Switzerland’s highest court ruled Monday that two-time Olympic gold medalist Caster Semenya must immediately follow rules passed by track’s governing body that would require her to undergo hormone therapy to compete in certain women’s track events, reversing previous rulings that allowed her to compete pending her appeal.

The latest decision will prevent the 28-year-old South African from defending her world title in the 800 meters at September’s world championships in Qatar, according to her legal team.

In May, the Court of Arbitration for Sport sided with the International Association of Athletics Federations, upholding the organization’s rule that put a cap on permissible testosterone levels for select track and field events. The rule requires any female athletes whose natural testosterone levels exceed a certain threshold to lower their levels, holding that naturally elevated testosterone levels constitute an impermissible competitive advantage.

Switzerland’s Federal Supreme Court last month suspended that rule, allowing Semenya to continue competing without using medication to lower her testosterone levels. But a single judge on the Swiss Federal Supreme Court this week reversed prior rulings, according to Semenya’s legal team, with the court ruling that “the strict requirements and high thresholds for the interim suspension of CAS awards . . . were not fulfilled,” according to Semenya’s representatives.

“I am very disappointed to be kept from defending my hard-earned title, but this will not deter me from continuing my fight for the human rights of all of the female athletes concerned,” Semenya said in a news release.

Her lawyer, Dorothee Schramm, said in the release that Monday’s ruling was “procedural” and “has no impact on the appeal itself. We will continue to pursue Caster’s appeal and fight for her fundamental human rights. A race is always decided at the finish line.”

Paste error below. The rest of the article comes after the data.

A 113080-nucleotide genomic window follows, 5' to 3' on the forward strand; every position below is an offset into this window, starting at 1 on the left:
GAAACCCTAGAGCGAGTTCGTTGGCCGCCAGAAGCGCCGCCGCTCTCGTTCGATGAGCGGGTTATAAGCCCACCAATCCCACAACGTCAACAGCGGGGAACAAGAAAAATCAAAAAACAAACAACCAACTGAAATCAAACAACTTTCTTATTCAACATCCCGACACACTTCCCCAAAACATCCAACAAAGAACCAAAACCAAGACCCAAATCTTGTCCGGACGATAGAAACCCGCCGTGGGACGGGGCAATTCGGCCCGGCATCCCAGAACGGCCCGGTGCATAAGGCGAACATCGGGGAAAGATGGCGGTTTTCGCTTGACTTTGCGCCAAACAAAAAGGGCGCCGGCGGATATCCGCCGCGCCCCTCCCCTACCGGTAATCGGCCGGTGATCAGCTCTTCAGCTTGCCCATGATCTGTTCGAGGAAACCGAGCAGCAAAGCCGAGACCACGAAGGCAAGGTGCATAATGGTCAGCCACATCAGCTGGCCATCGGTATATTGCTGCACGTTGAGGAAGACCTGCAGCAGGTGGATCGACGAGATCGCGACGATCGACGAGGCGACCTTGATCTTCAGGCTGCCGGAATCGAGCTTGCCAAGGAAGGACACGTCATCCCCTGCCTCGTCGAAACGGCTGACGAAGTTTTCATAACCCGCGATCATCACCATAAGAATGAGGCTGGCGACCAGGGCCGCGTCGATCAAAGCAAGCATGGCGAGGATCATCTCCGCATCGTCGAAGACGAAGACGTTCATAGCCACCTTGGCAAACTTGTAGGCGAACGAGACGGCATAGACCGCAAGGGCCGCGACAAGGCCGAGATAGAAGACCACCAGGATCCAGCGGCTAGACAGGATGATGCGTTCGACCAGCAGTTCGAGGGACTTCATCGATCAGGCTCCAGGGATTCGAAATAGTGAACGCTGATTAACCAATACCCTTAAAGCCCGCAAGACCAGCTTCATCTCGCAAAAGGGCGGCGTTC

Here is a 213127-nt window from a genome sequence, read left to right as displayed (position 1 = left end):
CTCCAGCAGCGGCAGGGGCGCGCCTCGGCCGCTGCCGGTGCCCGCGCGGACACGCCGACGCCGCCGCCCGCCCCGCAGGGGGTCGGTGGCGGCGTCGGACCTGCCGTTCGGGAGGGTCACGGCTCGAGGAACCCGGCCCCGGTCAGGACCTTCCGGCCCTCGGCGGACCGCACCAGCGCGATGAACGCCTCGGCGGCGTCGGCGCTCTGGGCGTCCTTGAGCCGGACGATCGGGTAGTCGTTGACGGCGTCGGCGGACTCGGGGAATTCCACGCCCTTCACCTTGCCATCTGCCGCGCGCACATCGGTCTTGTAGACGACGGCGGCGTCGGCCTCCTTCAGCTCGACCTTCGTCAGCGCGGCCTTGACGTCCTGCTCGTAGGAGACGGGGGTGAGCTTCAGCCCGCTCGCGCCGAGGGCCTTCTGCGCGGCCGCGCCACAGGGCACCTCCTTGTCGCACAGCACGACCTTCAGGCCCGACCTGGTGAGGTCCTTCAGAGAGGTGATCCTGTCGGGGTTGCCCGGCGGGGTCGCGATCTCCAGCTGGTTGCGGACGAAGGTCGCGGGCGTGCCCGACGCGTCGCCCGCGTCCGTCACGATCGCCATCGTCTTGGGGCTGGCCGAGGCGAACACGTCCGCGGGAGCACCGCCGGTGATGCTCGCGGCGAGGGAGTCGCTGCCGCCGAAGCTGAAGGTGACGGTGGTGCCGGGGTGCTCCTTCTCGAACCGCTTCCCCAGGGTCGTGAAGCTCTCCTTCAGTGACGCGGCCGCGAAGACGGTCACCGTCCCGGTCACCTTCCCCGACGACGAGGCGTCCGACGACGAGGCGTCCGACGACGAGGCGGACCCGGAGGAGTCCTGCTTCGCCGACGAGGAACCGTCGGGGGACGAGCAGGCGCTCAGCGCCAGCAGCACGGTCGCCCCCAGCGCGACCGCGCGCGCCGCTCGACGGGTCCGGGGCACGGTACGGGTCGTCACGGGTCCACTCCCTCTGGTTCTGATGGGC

Semenya has framed her argument about mandated hormonal drug intervention as a violation of “fundamental human rights.” She is believed to have an intersex condition that causes her body to produce higher levels of testosterone. The IAAF, which drafted the regulation upheld by CAS, has maintained this gives her an unfair advantage over other female competitors.

“Such discrimination is a necessary, reasonable and proportionate means of achieving the IAAF’s aim of preserving the integrity of female athletics,” the CAS declared in its decision.

IAAF representatives did not immediately respond to a request for comment Tuesday.

Semenya has said she will not take medication to regulate her body’s hormones and has considered running distances longer than a mile, which are not covered by the IAAF rule.

“I am a woman and I am a world-class athlete. The IAAF will not drug me or stop me from being who I am,” Semenya said in May when she appealed the CAS ruling.

She has dominated in shorter races, claiming gold medals in the 800 meters at the 2012 and 2016 Olympics, world championships in 2009, 2011 and 2017, and golds at the 2018 African championships, Commonwealth Games and Continental Cup. Last month, after the Swiss court suspended implementation of the IAAF rules, she ran the 800 meters at the Prefontaine Classic in California, winning easily.

“First chapter of my life done, looking forward to my second chapter,” Semenya tweeted on Tuesday.